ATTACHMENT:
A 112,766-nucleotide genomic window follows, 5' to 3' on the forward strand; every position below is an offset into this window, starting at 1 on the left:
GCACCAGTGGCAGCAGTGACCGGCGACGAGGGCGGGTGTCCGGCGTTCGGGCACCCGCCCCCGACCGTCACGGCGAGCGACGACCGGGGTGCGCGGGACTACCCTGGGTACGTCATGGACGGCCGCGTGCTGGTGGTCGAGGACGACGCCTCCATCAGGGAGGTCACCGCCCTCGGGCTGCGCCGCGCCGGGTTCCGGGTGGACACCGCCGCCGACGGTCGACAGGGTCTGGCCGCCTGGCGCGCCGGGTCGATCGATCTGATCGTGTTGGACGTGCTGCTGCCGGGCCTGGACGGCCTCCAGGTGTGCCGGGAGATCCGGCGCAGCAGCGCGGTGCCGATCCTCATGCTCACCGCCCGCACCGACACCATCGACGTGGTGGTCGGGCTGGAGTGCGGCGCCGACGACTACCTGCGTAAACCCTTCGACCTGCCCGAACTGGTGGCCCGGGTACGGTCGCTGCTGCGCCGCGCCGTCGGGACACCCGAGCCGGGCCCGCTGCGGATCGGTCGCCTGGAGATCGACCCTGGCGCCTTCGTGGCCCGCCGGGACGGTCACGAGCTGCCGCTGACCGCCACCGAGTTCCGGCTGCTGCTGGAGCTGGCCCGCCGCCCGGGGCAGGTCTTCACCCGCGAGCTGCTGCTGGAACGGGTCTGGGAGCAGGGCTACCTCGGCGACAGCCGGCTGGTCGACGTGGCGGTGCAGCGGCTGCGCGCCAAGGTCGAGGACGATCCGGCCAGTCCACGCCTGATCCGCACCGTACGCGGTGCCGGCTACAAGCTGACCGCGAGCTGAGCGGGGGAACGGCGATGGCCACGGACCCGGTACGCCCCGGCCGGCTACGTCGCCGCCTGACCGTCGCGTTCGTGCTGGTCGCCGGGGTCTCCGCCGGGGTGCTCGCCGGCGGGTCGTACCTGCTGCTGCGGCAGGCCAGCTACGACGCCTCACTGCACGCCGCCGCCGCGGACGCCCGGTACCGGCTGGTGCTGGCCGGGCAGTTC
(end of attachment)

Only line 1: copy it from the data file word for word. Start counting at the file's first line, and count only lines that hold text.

A 112,766-nucleotide genomic window follows, 5' to 3' on the forward strand; every position below is an offset into this window, starting at 1 on the left: